I’m ankle deep in fencing and making stuff work and discovered the following bugs:
-The character would “stick” to walls better on the right side, requiring a push towards the wall on the left to get the jump to work. I changed the parameters of the left side rectangle and it’s way smoother now.
-The Thief would get all excited and start bashing the hell out of the enemy without me asking him to via keyboard. It turns out that I’m stupid. What I thought were local variables like “Attack” and “AttackRange” are actually Global variables that control what the player character is doing. When dealing with Variables, like Proton Packs, it’s very important not to cross the streams.
-He now has a Low Attack by the way, so I can finally get going on what I’m really here to do, which is the enemy Blocking behaviour. I’m already sick of it.
– Oh right, when you copy something into a notepad and then back again, it makes all the code green like it’s commented out. I have to close it and open it again. *sigh*
I’ve encountered an odd thing. I’m looking at the randomization code that I’ve set up and it will have gaps in it like it is now. Right now it assumes that different enemies will have different numbers of attacks. This is true. Hard enemies will have more kinds to make them, harder. However, if I run an action without something in it, the enemy will stand there considering the nature of the universe and do nothing useful. In other words, if an enemy only has 2 attacks and the random number thing pulls a 4, nada.
So, I’m thinking that this can be useful. I can stack the attacks and change the distribution of the attacks in a pattern. Say, I want Attack A twice as common as Attack B, then I make Attack A happen on rolls 1,2,3 and 4 and give Attack B only 5 and 6. Statistically, just like I would want it. Now I have to seed the attacks….grrr. Then I can get real results from the random thing and get Blocking to work. It’ll run on the same kind of code as the backup in that it will be called and continue to call itself as a counter runs down. The difference? The Block code will have a random length of time attached to it.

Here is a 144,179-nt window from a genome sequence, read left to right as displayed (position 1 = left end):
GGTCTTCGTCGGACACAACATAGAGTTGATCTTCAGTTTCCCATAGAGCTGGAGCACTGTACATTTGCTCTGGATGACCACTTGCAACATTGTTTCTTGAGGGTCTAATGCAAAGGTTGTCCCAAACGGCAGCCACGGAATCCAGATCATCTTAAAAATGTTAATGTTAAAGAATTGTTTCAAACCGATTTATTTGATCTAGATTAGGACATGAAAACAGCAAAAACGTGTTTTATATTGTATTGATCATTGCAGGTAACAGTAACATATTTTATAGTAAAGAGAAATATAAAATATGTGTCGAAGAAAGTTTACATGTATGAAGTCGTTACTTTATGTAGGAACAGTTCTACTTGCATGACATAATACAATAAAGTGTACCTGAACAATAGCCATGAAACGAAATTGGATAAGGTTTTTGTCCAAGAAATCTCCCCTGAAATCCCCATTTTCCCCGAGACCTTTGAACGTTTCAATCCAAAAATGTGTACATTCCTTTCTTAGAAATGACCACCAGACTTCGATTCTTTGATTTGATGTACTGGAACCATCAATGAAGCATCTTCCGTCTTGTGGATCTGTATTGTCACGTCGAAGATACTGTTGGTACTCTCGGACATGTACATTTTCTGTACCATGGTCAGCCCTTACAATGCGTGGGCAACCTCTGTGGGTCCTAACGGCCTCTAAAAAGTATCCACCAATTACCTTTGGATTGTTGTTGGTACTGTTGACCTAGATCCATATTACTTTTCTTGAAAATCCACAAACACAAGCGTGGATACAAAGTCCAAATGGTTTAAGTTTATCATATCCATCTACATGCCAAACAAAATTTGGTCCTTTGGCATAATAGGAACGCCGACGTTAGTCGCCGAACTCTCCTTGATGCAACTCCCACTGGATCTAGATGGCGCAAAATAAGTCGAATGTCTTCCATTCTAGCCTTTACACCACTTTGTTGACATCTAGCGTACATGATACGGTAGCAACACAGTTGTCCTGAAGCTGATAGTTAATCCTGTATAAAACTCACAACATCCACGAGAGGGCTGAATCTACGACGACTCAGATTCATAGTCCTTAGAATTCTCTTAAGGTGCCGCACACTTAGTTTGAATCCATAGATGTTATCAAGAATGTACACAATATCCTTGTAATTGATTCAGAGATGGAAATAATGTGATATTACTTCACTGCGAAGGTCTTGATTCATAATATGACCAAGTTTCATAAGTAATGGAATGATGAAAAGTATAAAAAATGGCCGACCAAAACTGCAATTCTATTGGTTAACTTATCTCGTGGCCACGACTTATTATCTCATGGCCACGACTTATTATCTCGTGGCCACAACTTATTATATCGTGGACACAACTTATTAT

Okay, it’s installed now. It works like ass, but at least it’s in. I discovered more AI stupidity. It seems that once an enemy start backing up, you can ruin them like the dreams of a circus clown – with a painted smile. When they start backing up, there is no out for them until they reach the correct distance. So if you keep rushing them down, they’ll keep backing up. This should be correct when I get the Hurt state running though, cause, like the Doc says -> they have pre-determined actions out of said state. Something to remember.
Right then. Next to do is to tweak the system so it just looks like ass instead of playing like it (placeholder animations suck! Especially when they’re vectors and even more next to pretty animations). Then get some stuff to happen when they’re blocking. So I needs a Thief state called “Stun” and a way to trigger it. But that’s programming for another day. It’s 11:15 and it’s time for bed.
Yep, more Twittery looking posts. If you don’t like them, tell me. Assuming that you won’t because almost nobody reads this, I’ll further assume that they are as loved as I think they are.
“Delusion”, noun Latin Root. Def 1) To think that something is a way that it isn’t.
2) Acting in a way in spite of evidence that is is silly.
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